Yakichi: There might be several branches of this restaurant, judging from the phone numbers on the matchbook. We ate dinner at the one near Hamamatsucho station. A Japanese friend had arranged it as many restaurants were closed for the December 23 holiday, and Tofu-ya Ukai closed too early for us that night, a big regret as it was booked all week after that. Yakichi was an excellent meal all in all. For a main course we had fish, one grilled and one deep-fried. I wish I could tell you what kind, but basically we just pointed to what was on the cart wheeled to our table. (I think one translated as "sierra.") The sashimi and salad, which was accented by tofu, were both excellent starters.
Tofuro: We ate tofu, yakitori, tempura and minced chicken skewers with various garnishes at this restaurant in Ginza. The tofu, made fresh throughout the day, was a revelation. The rest was good, not great.
Rangetsu: We had a guide one day who took us to this restaurant for lunch, across from Matsuya department store in Ginza. My husband had very good unagi, I enjoyed the shabu shabu and my cousin liked his a basket of many small treats, most of which we could not identify.
Kaikaiya: We had the dishes recommend by Chowhounds and by the wonderful proprietor, who seemed to be channeling John Belushi. Love the tuna spareribs and the fish carpaccio; the prawns in prawn sauce tasted too much like mayonnaise for our liking, and the crab spring rolls were okay. Wonderful atmosphere. Tried shochu for the first time.
Kozue: We had lunch here and were blown away by the view. Not so much by the food -- we had expected better. We got the 4000-yen lunch sets, which included soup, side dishes, sashimi ... I am forgetting what else. We were trying to save money by going there for lunch instead of dinner, but perhaps that was a mistake.
Inakaya: Our favorite meal. Perhaps it was touristy, but we were tourists, and loved every minute. A whole lot of fun watching the food get skewered and grilled. The staff was very friendly and the cook grilled every piece of food perfectly. Beef and snapper melted in our mouths; prawns were large and amazing; vegetables were great and I have never had better potatoes.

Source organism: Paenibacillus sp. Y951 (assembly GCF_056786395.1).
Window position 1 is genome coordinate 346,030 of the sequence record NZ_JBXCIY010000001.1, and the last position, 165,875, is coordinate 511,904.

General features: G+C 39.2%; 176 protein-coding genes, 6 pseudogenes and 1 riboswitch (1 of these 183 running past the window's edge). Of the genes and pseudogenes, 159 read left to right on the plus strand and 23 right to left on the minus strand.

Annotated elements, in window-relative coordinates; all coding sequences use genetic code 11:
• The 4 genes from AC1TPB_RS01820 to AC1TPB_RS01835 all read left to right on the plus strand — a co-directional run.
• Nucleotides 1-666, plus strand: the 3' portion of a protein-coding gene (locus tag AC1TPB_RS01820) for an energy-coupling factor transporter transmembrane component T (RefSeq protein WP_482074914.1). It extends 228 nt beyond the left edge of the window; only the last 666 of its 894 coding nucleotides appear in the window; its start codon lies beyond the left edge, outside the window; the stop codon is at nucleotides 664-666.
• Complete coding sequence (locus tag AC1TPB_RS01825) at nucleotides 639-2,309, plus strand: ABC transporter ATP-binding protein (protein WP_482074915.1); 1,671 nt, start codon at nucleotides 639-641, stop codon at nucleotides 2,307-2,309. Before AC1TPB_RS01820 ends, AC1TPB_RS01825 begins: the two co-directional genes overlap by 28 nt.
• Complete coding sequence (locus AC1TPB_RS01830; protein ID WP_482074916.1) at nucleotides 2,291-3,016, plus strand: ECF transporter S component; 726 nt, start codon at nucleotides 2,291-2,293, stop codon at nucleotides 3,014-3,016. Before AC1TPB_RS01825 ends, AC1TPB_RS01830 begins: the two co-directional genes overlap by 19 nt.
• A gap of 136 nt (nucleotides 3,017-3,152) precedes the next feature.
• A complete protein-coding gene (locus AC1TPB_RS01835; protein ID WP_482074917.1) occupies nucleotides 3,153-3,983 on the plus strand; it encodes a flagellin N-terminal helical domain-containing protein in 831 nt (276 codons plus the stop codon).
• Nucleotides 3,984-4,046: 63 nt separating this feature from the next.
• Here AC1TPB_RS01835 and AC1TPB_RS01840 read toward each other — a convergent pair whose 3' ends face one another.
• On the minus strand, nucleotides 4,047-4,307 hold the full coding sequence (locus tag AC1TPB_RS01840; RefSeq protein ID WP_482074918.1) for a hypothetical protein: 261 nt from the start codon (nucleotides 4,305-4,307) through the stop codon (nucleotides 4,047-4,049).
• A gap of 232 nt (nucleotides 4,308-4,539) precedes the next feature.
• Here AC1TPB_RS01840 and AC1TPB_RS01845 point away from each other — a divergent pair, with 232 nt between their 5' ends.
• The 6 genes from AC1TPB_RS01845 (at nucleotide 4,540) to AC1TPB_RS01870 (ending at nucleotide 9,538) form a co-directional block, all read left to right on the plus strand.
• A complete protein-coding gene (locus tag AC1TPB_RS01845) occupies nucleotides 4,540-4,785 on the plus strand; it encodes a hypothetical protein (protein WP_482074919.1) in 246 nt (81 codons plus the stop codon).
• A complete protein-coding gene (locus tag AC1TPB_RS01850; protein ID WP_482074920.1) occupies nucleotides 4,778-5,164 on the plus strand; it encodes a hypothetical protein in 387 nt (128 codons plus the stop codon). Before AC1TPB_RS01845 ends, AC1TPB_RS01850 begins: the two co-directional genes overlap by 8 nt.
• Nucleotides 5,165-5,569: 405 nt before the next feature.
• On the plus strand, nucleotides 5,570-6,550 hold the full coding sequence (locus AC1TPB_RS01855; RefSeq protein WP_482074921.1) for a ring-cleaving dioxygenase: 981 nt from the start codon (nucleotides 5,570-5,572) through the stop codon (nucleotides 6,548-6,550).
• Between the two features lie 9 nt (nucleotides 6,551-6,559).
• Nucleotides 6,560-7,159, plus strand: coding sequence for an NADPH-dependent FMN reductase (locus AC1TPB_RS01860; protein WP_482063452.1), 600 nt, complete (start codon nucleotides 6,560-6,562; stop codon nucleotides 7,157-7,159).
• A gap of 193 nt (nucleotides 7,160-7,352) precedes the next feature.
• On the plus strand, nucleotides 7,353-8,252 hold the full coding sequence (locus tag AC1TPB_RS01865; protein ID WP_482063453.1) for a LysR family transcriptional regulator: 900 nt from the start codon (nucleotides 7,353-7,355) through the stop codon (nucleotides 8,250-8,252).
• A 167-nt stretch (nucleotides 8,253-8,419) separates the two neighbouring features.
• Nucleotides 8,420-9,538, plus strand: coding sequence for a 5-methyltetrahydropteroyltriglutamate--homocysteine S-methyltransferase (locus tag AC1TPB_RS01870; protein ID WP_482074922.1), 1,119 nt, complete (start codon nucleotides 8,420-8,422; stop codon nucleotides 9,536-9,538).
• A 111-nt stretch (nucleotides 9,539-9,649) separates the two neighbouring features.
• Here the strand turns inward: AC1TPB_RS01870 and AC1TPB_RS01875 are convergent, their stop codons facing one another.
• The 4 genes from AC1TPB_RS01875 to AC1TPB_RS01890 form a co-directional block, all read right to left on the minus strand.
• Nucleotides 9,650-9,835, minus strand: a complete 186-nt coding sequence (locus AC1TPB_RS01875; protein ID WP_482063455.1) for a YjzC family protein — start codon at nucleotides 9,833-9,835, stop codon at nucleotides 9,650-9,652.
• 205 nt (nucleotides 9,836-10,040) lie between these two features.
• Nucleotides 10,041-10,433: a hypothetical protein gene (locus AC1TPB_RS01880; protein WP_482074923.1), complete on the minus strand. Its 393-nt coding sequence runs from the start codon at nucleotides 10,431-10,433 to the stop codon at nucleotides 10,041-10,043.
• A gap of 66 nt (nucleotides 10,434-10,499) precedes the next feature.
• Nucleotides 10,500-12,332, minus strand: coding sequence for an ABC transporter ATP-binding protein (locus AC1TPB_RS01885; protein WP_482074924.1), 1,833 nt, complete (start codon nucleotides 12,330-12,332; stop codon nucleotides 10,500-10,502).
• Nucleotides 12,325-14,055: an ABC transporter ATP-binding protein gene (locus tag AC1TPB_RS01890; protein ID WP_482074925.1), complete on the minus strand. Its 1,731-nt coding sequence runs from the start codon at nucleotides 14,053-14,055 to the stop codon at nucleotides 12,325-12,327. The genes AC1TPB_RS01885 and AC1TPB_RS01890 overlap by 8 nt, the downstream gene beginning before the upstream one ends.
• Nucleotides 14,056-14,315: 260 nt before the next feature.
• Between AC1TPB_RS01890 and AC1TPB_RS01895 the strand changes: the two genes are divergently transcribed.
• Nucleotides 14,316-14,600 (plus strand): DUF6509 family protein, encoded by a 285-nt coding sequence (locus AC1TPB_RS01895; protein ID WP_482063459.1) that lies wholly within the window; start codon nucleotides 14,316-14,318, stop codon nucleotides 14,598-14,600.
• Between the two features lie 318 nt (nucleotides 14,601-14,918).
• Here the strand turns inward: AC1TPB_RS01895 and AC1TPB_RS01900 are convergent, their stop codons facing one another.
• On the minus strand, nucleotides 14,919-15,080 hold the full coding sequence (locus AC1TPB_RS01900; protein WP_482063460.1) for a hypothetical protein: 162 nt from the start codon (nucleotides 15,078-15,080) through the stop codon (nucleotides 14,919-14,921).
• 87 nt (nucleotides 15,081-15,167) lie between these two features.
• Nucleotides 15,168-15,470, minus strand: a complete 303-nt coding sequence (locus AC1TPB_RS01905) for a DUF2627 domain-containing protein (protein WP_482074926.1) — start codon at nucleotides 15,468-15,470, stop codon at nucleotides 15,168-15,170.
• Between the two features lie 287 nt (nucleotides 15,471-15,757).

Tsukiji Sushi Sen: After a morning at the fish market, we had breakfast here. The books all warned about long lines; we were the only customers. This just happened to be the first place we hungrily stumbled upon. We had an excellent clam combo, a tuna plate, and various other pieces, all delicious.
We also had good nabe at a restaurant near the entrance to Daimon station (it was on the corner of the main street and an alley, brightly lit), perfect tonkatsu in Kamakura, a fantastic meal on our hotel bed made up of a dozen treats from the depachika at Matsuya, oden at a teahouse at a shrine in Kamakura, decent soba in the department store next to the Bunkamura Museum (great M.C. Escher exhibit, by the way), yummy treats along the street in Yokohama's Chinatown, and delicious fatty toro at a mall in Odaiba (which otherwise was not worth the trip).
Not a bad meal anywhere, though unfortunately my traveling partners had no interest in okonomiyaki or Okinawan food and generally weren't as adventurous as I. I can't wait to go back.
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